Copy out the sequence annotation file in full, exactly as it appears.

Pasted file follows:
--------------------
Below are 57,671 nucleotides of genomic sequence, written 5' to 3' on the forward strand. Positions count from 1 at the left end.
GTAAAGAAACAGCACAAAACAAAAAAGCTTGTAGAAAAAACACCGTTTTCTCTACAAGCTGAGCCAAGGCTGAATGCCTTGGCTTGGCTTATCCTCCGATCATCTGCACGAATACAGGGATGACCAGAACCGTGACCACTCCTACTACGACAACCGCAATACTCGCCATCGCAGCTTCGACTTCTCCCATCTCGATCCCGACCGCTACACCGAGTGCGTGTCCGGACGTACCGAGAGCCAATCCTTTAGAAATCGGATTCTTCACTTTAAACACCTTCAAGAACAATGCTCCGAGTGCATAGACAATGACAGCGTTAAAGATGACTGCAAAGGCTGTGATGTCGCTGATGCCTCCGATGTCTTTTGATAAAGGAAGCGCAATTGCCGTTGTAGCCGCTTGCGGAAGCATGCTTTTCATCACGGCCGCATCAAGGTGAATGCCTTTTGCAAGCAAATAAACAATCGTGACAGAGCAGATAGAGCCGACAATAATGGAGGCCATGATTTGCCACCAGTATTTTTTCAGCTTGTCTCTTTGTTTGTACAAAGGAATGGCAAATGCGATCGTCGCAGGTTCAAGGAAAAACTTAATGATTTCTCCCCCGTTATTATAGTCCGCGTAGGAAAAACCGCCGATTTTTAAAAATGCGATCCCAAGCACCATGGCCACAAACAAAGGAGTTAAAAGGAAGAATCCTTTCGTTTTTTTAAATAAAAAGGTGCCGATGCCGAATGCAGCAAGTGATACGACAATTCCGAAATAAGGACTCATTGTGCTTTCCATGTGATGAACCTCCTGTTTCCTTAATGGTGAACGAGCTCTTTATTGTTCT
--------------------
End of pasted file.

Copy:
Below are 57,671 nucleotides of genomic sequence, written 5' to 3' on the forward strand. Positions count from 1 at the left end.
GTAAAGAAACAGCACAAAACAAAAAAGCTTGTAGAAAAAACACCGTTTTCTCTACAAGCTGAGCCAAGGCTGAATGCCTTGGCTTGGCTTATCCTCCGATCATCTGCACGAATACAGGGATGACCAGAACCGTGACCACTCCTACTACGACAACCGCAATACTCGCCATCGCAGCTTCGACTTCTCCCATCTCGATCCCGACCGCTACACCGAGTGCGTGTCCGGACGTACCGAGAGCCAATCCTTTAGAAATCGGATTCTTCACTTTAAACACCTTCAAGAACAATGCTCCGAGTGCATAGACAATGACAGCGTTAAAGATGACTGCAAAGGCTGTGATGTCGCTGATGCCTCCGATGTCTTTTGATAAAGGAAGCGCAATTGCCGTTGTAGCCGCTTGCGGAAGCATGCTTTTCATCACGGCCGCATCAAGGTGAATGCCTTTTGCAAGCAAATAAACAATCGTGACAGAGCAGATAGAGCCGACAATAATGGAGGCCATGATTTGCCACCAGTATTTTTTCAGCTTGTCTCTTTGTTTGTACAAAGGAATGGCAAATGCGATCGTCGCAGGTTCAAGGAAAAACTTAATGATTTCTCCCCCGTTATTATAGTCCGCGTAGGAAAAACCGCCGATTTTTAAAAATGCGATCCCAAGCACCATGGCCACAAACAAAGGAGTTAAAAGGAAGAATCCTTTCGTTTTTTTAAATAAAAAGGTGCCGATGCCGAATGCAGCAAGTGATACGACAATTCCGAAATAAGGACTCATTGTGCTTTCCATGTGATGAACCTCCTGTTTCCTTAATGGTGAACGAGCTCTTTATTGTTCT